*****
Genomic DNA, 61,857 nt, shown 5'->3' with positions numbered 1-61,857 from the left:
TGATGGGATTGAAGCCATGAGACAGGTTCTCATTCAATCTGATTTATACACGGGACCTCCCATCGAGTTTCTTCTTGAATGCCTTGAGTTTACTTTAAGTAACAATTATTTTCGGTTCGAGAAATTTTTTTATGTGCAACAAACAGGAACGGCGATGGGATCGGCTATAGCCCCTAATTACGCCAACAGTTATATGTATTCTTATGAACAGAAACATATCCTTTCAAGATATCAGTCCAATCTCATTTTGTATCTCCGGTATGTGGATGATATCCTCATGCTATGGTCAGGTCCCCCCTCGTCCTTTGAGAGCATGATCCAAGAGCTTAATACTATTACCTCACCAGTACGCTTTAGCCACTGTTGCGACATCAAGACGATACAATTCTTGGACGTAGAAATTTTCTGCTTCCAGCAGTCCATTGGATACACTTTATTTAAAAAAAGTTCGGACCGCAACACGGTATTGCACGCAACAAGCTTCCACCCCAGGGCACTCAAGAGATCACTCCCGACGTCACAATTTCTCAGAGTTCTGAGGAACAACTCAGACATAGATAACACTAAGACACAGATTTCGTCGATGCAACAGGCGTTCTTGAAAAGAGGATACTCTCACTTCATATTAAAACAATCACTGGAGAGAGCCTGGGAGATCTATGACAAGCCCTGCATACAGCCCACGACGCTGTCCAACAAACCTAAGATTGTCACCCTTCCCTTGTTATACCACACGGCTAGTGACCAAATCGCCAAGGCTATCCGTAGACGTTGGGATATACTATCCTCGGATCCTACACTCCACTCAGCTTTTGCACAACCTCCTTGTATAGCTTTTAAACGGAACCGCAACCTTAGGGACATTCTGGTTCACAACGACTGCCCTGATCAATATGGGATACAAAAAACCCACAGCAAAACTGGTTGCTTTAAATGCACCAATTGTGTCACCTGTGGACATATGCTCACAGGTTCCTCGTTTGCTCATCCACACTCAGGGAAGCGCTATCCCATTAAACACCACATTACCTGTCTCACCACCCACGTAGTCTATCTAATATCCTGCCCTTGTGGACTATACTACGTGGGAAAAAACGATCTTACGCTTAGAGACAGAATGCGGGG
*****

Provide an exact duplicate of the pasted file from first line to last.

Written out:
Genomic DNA, 61,857 nt, shown 5'->3' with positions numbered 1-61,857 from the left:
TGATGGGATTGAAGCCATGAGACAGGTTCTCATTCAATCTGATTTATACACGGGACCTCCCATCGAGTTTCTTCTTGAATGCCTTGAGTTTACTTTAAGTAACAATTATTTTCGGTTCGAGAAATTTTTTTATGTGCAACAAACAGGAACGGCGATGGGATCGGCTATAGCCCCTAATTACGCCAACAGTTATATGTATTCTTATGAACAGAAACATATCCTTTCAAGATATCAGTCCAATCTCATTTTGTATCTCCGGTATGTGGATGATATCCTCATGCTATGGTCAGGTCCCCCCTCGTCCTTTGAGAGCATGATCCAAGAGCTTAATACTATTACCTCACCAGTACGCTTTAGCCACTGTTGCGACATCAAGACGATACAATTCTTGGACGTAGAAATTTTCTGCTTCCAGCAGTCCATTGGATACACTTTATTTAAAAAAAGTTCGGACCGCAACACGGTATTGCACGCAACAAGCTTCCACCCCAGGGCACTCAAGAGATCACTCCCGACGTCACAATTTCTCAGAGTTCTGAGGAACAACTCAGACATAGATAACACTAAGACACAGATTTCGTCGATGCAACAGGCGTTCTTGAAAAGAGGATACTCTCACTTCATATTAAAACAATCACTGGAGAGAGCCTGGGAGATCTATGACAAGCCCTGCATACAGCCCACGACGCTGTCCAACAAACCTAAGATTGTCACCCTTCCCTTGTTATACCACACGGCTAGTGACCAAATCGCCAAGGCTATCCGTAGACGTTGGGATATACTATCCTCGGATCCTACACTCCACTCAGCTTTTGCACAACCTCCTTGTATAGCTTTTAAACGGAACCGCAACCTTAGGGACATTCTGGTTCACAACGACTGCCCTGATCAATATGGGATACAAAAAACCCACAGCAAAACTGGTTGCTTTAAATGCACCAATTGTGTCACCTGTGGACATATGCTCACAGGTTCCTCGTTTGCTCATCCACACTCAGGGAAGCGCTATCCCATTAAACACCACATTACCTGTCTCACCACCCACGTAGTCTATCTAATATCCTGCCCTTGTGGACTATACTACGTGGGAAAAAACGATCTTACGCTTAGAGACAGAATGCGGGG